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Can I attach my lifeline to any of the D-Rings on my harness?

This week we are going to discuss the D-Rings on harnesses and which ones are safe to attach my lifeline to.

What are D-Rings?

 

D-Rings get their name from the fact that they are generally D-shaped, although their exact shape can vary. These D-Rings are sewn into the harness webbing and serve as loops to which other components, such as lanyards and self-retracting lifelines (SRLs), attach.

 

How to Use Harness D-Rings Safely

It is important to know how to use each D-Ring that you might encounter on a full body harness. In this section, we’ll introduce the most common types of D-Rings and ways to use them correctly and safely:

·     Dorsal D-Ring: The Occupational Safety and Health Administration (OSHA) requires all fall protection safety harnesses to include a D-Ring on the back, also known as a dorsal D-Ring. This is the required safety harness attachment point for a fall arrest harness. Connecting a personal fall arrest system to a back-ring harness helps keep the body upright during a fall and lets the harness do what it was meant to — distribute the forces of a fall arrest throughout the body.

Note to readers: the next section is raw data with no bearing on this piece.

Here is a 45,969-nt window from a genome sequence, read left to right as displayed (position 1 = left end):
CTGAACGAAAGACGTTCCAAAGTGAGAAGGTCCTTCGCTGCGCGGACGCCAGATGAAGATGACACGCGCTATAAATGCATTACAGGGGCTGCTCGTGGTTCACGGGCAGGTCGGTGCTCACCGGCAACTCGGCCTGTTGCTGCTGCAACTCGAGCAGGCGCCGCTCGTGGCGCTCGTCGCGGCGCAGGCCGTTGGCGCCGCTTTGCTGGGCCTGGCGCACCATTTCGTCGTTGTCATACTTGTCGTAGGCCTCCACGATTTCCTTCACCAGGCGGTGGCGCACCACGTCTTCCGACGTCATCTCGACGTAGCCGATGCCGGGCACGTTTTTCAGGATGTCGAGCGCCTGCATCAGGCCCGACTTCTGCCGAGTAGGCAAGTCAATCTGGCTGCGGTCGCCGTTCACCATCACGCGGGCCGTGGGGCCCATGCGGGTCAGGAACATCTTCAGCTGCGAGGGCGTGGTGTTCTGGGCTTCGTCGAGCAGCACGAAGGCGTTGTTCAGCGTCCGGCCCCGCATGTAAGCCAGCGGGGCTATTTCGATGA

·     Side D-Rings: A personal safety harness may include extra D-Rings on the sides by the hips. These are not attachment points used in fall arrest, but rather useful points to connect devices to during work positioning. When an employee is held in suspension, common in tower applications and rebar construction, a positioning device can be attached to the side D-Rings. These positioning systems give more flexibility to workers in suspension, although they must be used together with — and cannot replace — standard fall protection connected to the dorsal D-Ring.

·     Chest and shoulder D-Rings: A fall arrest body harness sometimes comes with chest D-Rings, which can serve as points of attachment for climbing applications. Again, these are not proper points of connection for fall arrest systems. Some other harnesses, such as those used for confined spaces or rescue operations, may feature shoulder D-Rings, which are excellent for safely lowering or hoisting a worker but are not meant to arrest an uncontrolled fall.

 

Proper D-Ring Usage

D-Rings not only act as the connection point to a fall protection harness, but help ensure the body stays in an upright position during a fall. Other situations that require the use of specific D-Rings include:

·     Fall restraint: Like with fall arrest, you must use the dorsal D-Ring.

·     Positioning: Use the D-Rings on the chest, hips, or waist.

·     Fixed ladders: D-Rings on the waist and chest should be used.

·     Fall arrest rescue: The D-Rings on the waist and chest should be used.

·     Confined space rescue: Use the shoulder or dorsal D-Rings.

Top Misuses of Fall Protection Equipment and D-Rings

As fall protection equipment contains lots of parts, this leaves room for many mistakes, especially when you’re not fully versed on the basics of using body harnesses and D-Rings for safety harnesses. However, there are a few particularly common mistakes we’d like to mention so you can avoid them. These include:

1. Misusing Rebar Snap Hooks